The late narcissus like n. poeticus recurvus might still be flowering - lovely fragrance so worth a shot - will depend a bit on the weather.
    Another biennial possibility is Sweet Williams - they often start flowering in late May here - if you have a sheltered spot they could be ready in time
    Wild flowers - cow parsley and possibly elder flowers might be in flower at the right time, depending if we have a cool or a warm spring
    “It's still magic even if you know how it's done.” 
  • FairygirlFairygirl Posts: 54,353
    It also depends where you live - many of those definitely wouldn't be flowering at the end of May if you lived here  :)
    It's a place where beautiful isn't enough of a word....

    I live in west central Scotland - not where that photo is...
  • raisingirlraisingirl Posts: 7,007
    Fairygirl said:
    It also depends where you live - many of those definitely wouldn't be flowering at the end of May if you lived here  :)
    The OP says Rye, FG, so they'll have a few weeks on you  :)
    “It's still magic even if you know how it's done.” 
  • FairygirlFairygirl Posts: 54,353
    Oops - I missed that.  :)
    I still wouldn't have thought sweet peas would be anywhere near it. 
    It's a place where beautiful isn't enough of a word....

    I live in west central Scotland - not where that photo is...
  • raisingirlraisingirl Posts: 7,007
    Yes, I think you might need the help of a greenhouse for sweet peas in May
    “It's still magic even if you know how it's done.” 
  • sjb_csjb_c Posts: 41
    As a florist - just a few words of caution.  Whilst it may seem a lovely idea to grow your own flowers for your wedding, be aware of what you are taking on.  Even if we have the best weather ever, some of the flowers on your list just won't be in season and that includes from the Dutch flower markets.  Do you have contingency plans if a variety fails? Also, do you have someone who will prepare your arrangements for you, because with everything else you have to think about before your wedding, please give serious thought as to whether you really want to be making wedding flowers, bouquets etc the day/night before (hint - you don't!).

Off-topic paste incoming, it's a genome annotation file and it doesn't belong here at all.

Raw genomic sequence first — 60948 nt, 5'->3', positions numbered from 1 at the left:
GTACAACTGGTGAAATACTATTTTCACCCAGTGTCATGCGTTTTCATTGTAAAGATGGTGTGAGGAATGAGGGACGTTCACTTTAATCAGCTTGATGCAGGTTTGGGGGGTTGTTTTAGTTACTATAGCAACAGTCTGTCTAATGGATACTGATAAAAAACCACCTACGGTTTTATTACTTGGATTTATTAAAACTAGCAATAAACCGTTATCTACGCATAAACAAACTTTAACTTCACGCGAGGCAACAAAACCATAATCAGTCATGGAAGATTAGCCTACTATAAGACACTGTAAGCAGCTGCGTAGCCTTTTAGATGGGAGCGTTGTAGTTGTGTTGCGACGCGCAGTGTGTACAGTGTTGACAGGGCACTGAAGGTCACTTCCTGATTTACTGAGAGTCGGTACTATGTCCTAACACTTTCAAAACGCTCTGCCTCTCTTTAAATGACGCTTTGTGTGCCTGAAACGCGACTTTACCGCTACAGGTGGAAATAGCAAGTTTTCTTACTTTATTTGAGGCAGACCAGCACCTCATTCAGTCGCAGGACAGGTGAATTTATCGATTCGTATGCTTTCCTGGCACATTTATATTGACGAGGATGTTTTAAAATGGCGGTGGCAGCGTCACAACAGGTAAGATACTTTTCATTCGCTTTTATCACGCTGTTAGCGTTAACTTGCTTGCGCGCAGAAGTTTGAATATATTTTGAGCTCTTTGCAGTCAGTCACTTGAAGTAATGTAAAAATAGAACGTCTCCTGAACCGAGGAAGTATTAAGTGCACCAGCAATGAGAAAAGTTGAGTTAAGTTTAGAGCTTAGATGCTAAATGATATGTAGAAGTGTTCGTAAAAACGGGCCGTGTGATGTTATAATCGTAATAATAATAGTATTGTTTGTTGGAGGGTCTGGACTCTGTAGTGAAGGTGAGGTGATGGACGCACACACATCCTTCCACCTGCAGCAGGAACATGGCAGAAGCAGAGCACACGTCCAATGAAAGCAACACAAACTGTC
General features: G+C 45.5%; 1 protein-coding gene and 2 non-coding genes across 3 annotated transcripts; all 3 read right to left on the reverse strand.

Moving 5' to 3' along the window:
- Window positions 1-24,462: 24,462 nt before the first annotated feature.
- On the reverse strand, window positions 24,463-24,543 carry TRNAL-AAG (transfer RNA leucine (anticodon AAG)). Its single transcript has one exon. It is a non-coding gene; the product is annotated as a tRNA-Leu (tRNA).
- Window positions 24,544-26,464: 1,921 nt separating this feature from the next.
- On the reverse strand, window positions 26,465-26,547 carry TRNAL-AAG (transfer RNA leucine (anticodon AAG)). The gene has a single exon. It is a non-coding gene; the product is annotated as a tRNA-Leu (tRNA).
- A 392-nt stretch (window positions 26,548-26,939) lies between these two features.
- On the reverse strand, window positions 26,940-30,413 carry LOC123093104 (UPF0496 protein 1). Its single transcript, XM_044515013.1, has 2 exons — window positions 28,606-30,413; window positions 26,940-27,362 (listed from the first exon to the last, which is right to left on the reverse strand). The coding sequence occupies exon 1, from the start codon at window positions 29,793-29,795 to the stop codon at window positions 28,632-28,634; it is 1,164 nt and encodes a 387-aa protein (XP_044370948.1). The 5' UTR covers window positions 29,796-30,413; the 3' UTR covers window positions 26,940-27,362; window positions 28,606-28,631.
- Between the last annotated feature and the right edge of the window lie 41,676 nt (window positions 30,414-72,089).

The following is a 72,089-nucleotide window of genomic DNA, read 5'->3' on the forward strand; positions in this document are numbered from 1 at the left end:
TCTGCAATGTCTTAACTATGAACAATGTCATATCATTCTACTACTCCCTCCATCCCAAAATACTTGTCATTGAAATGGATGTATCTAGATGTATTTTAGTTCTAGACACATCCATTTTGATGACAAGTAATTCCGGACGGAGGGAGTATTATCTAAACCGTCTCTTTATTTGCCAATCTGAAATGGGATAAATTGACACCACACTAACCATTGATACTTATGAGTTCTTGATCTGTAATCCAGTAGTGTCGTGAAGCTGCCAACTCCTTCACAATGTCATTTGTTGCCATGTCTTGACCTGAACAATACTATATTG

I'm not saying you shouldn't grow your own flowers, just be aware of the work/stress involved and plan for the worst case scenario.

    Also, a previous post mentioned foraging - please don't - it's illegal to take flowers from the wild and deprives insects/wildlife of vital shelter and food.
  • CharlotteFCharlotteF Posts: 337
    It's illegal to uproot plants, which wasn't quite what I was suggesting. I'm sure the OP will look up guidelines for responsible foraging if they go down that route, but yes it important not to take too much from any one area.
  • AngelicantAngelicant Posts: 130
    How about Aquilegia (Granny's Bonnet) these were mine on 1st June last year
  • Blue OnionBlue Onion Posts: 2,987
    I would say the stress of everything else with the wedding would be enough.  You don't want to spend the hours immediately prior to your wedding day cutting and arranging flowers.  Some will keep cut fine for a few days, but others will not.  And keeping water topped up in all the vases for a few days?  Too much to take on.  Really.  There are a dozen other last minute things you'll be dealing with.  
    Instead, someone on GQT earlier this summer suggested going to the GC four or five days prior, buying up lots of annual flowering plants in those 3-4 inch pots, giving them a good soak, then wrapping the pot with tissue paper and ribbons.  They looked amazing, could be set up the day or two prior, and everyone took them home as wedding favors.  You just have to be okay with picking out whatever is looking at it's best at that moment.  May should give you tons of choices.  
    Utah, USA.